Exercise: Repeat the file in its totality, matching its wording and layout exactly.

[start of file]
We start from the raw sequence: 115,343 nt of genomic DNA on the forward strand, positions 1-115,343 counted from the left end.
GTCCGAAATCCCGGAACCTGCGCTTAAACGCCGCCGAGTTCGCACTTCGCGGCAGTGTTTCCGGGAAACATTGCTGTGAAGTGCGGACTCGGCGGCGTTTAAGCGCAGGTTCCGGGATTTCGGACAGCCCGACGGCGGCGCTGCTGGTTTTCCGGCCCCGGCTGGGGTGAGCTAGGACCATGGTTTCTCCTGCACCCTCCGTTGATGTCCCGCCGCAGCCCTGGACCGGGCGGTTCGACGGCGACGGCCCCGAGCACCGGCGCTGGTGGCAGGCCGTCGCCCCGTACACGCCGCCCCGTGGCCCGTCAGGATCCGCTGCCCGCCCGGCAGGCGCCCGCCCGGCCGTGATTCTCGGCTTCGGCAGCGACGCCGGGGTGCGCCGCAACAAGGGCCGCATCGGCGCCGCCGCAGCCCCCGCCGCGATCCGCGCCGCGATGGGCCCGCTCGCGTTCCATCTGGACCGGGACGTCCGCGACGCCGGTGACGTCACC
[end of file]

We start from the raw sequence: 115,343 nt of genomic DNA on the forward strand, positions 1-115,343 counted from the left end.
GTCCGAAATCCCGGAACCTGCGCTTAAACGCCGCCGAGTTCGCACTTCGCGGCAGTGTTTCCGGGAAACATTGCTGTGAAGTGCGGACTCGGCGGCGTTTAAGCGCAGGTTCCGGGATTTCGGACAGCCCGACGGCGGCGCTGCTGGTTTTCCGGCCCCGGCTGGGGTGAGCTAGGACCATGGTTTCTCCTGCACCCTCCGTTGATGTCCCGCCGCAGCCCTGGACCGGGCGGTTCGACGGCGACGGCCCCGAGCACCGGCGCTGGTGGCAGGCCGTCGCCCCGTACACGCCGCCCCGTGGCCCGTCAGGATCCGCTGCCCGCCCGGCAGGCGCCCGCCCGGCCGTGATTCTCGGCTTCGGCAGCGACGCCGGGGTGCGCCGCAACAAGGGCCGCATCGGCGCCGCCGCAGCCCCCGCCGCGATCCGCGCCGCGATGGGCCCGCTCGCGTTCCATCTGGACCGGGACGTCCGCGACGCCGGTGACGTCACC